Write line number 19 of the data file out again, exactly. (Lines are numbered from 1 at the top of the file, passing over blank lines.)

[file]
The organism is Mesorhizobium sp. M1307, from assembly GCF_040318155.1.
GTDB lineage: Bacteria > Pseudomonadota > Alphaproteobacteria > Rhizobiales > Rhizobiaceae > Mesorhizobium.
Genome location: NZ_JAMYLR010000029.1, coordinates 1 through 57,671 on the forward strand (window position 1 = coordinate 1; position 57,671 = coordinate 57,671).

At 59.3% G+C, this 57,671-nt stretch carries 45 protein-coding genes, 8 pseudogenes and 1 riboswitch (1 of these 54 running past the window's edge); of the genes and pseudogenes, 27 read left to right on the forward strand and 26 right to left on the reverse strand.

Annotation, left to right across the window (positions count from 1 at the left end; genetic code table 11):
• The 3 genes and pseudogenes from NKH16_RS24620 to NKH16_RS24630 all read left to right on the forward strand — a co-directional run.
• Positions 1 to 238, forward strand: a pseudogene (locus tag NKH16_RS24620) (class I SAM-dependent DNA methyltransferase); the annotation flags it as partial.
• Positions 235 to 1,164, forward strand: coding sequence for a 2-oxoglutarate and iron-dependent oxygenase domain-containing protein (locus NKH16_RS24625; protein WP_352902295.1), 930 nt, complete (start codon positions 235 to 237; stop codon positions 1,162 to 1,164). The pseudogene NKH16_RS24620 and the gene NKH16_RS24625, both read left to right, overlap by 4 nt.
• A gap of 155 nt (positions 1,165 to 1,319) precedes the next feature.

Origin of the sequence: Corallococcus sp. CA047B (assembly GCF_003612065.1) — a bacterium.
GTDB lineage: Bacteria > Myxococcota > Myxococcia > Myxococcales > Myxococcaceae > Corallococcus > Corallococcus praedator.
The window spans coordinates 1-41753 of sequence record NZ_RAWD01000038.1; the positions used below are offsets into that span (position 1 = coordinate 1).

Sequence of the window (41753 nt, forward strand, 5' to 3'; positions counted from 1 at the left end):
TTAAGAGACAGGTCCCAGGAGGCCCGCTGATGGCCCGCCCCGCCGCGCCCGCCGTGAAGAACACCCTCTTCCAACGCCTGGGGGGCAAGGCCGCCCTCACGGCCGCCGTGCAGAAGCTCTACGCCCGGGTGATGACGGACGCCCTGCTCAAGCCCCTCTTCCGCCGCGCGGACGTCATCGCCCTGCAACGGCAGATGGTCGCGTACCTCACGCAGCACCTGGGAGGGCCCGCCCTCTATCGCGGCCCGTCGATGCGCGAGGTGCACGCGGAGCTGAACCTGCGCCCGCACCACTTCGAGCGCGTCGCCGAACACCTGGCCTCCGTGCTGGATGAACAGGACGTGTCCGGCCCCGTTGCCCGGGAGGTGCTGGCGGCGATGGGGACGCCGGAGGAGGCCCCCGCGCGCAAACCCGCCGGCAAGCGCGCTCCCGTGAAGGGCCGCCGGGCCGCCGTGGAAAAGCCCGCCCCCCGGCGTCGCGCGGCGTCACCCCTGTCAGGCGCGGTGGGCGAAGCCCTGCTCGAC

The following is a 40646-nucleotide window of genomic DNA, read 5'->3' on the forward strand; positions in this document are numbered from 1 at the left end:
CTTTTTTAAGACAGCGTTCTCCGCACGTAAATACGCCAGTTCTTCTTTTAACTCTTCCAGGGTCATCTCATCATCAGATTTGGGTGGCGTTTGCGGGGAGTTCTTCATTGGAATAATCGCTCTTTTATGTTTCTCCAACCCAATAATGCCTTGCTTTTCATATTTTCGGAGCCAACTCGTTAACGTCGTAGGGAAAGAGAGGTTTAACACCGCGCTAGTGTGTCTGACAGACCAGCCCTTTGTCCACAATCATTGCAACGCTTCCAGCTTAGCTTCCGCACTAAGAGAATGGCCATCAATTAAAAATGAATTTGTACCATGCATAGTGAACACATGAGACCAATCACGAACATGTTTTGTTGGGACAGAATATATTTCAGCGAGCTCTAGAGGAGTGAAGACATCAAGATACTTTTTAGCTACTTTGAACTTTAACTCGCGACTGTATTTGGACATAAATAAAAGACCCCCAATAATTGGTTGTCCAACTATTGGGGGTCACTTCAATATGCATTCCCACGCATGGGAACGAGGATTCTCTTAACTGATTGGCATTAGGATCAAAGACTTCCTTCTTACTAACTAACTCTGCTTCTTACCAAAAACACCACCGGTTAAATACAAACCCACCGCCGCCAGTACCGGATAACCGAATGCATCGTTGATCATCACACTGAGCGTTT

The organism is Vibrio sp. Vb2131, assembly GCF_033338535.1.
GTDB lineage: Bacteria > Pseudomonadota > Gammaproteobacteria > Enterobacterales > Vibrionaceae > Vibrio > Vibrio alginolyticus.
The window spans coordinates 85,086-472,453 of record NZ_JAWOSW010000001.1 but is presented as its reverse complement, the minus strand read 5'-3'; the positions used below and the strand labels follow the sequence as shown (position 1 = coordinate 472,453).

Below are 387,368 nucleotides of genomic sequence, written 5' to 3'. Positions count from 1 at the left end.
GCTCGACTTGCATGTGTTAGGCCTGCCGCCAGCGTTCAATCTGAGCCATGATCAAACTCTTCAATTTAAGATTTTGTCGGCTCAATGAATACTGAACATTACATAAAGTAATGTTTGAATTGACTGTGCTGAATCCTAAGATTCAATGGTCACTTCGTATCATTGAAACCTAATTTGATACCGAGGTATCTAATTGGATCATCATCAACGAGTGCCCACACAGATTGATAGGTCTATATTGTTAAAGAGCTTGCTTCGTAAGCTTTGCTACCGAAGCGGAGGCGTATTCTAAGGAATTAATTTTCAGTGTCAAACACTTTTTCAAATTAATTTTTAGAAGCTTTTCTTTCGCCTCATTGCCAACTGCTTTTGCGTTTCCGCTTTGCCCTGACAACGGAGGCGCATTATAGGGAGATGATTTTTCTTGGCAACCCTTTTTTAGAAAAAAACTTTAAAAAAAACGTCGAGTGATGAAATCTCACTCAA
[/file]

The window spans coordinates 85,086-472,453 of record NZ_JAWOSW010000001.1 but is presented as its reverse complement, the minus strand read 5'-3'; the positions used below and the strand labels follow the sequence as shown (position 1 = coordinate 472,453).